perceives that he never will be able to speak English. The
American is rather worse off, for he has to subdue an inward
rebellion, and to form even the wish to pronounce some English
words as the English do. He has, for example, always said
"financier," with the accent on the last syllable; and if he has
consulted his Webster he has found that there was no choice for
him. Then, when he hears it pronounced at Oxford by the head of a
college with the accent on the second syllable, and learns on
asking that it is never otherwise accented in England, his head
whirls a little, and he has a sick moment, in which he thinks he
had better let the verb "to be" govern the accusative as the
English do, and be done with it, or else telegraph for his
passage home at once. Or stop! He must not "telegraph," he must


As for that breathing in the wrong place which is known as
dropping one's aitches, I found that in the long time between the
first and last of my English sojourns, there had arisen the
theory that it was a vice purely cockney in origin, and that it
had grown upon the nation through the National Schools. It is
grossly believed, or boldly pretended, that till the National
School teachers had conformed to the London standard in their
pronunciation the wrong breathing was almost unknown in England,
but that now it was heard everywhere south of the Scottish
border. Worse yet, the teachers in the National Schools had
scattered far and wide that peculiar intonation, that droll slip
or twist of the vowel sounds by which the cockney alone formerly
proclaimed his low breeding, and the infection is now spread as
far as popular learning. Like the wrong breathing, it is social
death "to any he that utters it," not indeed that swift
extinction which follows having your name crossed by royalty from
the list of guests at a house where royalty is about to visit,
but a slow, insidious malady, which preys upon its victim, and
finally destroys him after his life-long struggle to shake it
off. It is even worse than the wrong breathing, and is destined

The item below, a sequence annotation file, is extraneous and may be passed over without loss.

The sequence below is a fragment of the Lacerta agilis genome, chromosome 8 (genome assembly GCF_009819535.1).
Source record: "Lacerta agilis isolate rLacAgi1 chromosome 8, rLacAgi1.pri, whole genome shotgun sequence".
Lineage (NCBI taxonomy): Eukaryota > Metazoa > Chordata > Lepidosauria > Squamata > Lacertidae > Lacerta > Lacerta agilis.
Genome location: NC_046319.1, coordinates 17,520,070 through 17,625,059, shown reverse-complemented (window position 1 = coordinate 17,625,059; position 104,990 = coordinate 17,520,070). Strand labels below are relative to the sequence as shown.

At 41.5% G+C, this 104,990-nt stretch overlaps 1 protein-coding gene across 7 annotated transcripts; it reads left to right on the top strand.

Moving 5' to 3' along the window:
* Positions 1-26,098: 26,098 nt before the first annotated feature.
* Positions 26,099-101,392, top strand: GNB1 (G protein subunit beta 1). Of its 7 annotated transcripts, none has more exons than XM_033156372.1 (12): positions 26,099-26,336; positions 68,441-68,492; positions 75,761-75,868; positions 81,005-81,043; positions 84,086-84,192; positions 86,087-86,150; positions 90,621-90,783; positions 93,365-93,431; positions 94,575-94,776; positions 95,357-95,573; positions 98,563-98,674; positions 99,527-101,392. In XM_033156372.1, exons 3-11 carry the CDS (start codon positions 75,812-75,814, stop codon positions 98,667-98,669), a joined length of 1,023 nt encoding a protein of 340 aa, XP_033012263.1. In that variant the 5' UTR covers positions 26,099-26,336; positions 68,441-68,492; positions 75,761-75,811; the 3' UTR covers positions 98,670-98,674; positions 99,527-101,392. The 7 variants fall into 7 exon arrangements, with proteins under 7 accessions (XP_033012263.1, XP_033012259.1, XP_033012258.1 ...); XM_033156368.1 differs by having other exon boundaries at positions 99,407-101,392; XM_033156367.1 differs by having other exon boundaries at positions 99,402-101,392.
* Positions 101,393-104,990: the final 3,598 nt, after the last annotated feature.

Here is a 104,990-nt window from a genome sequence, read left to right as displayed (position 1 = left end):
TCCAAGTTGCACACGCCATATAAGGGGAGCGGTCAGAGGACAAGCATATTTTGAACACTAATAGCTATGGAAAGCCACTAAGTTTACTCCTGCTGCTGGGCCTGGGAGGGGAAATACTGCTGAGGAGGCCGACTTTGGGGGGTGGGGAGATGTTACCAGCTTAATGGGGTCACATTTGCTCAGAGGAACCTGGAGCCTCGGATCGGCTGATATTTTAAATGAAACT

to sweep the whole island, where you can nowhere, even now, be
quite safe from hearing a woman call herself "a lydy." It may
indeed be the contagion of the National School teacher, but I
feel quite sure, from long observation of the wrong breathing,
that the wrong breathing did not spread from London through the
schools, but was everywhere as surely characteristic of the
unbred in England as nasality is with us. Both infirmities are of
national origin and extent, and both are individual or personal
in their manifestation. That is, some Americans in every part of
the Union talk through their noses; some Englishmen in every part
of the kingdom drop their aitches.

The English-speaking Welsh often drop their aitches, as the
English-speaking French do, though the Scotch and Irish never
drop them, any more than the Americans, or the English of the
second generation among us; but the extremely interesting and
great little people of Wales are otherwise as unlike the English
as their mother-language is. They seem capable of doing anything
but standing six feet in their stockings, which is such a very
common achievement with the English, but that is the fault of
nature which gave them dark complexions and the English fair.
Where the work of the spirit comes in, it effects such a
difference between the two peoples as lies between an Eisteddfod
and a horse-race. While all the singers of Wales met in artistic
emulation at their national musical festival at Rhyl, all the
gamblers of England met in the national pastime of playing the
horses at Doncaster. More money probably changed hands on the
events at Doncaster than at Rhyl, and it was characteristic of
the prevalent influence in the common civilization (if there is a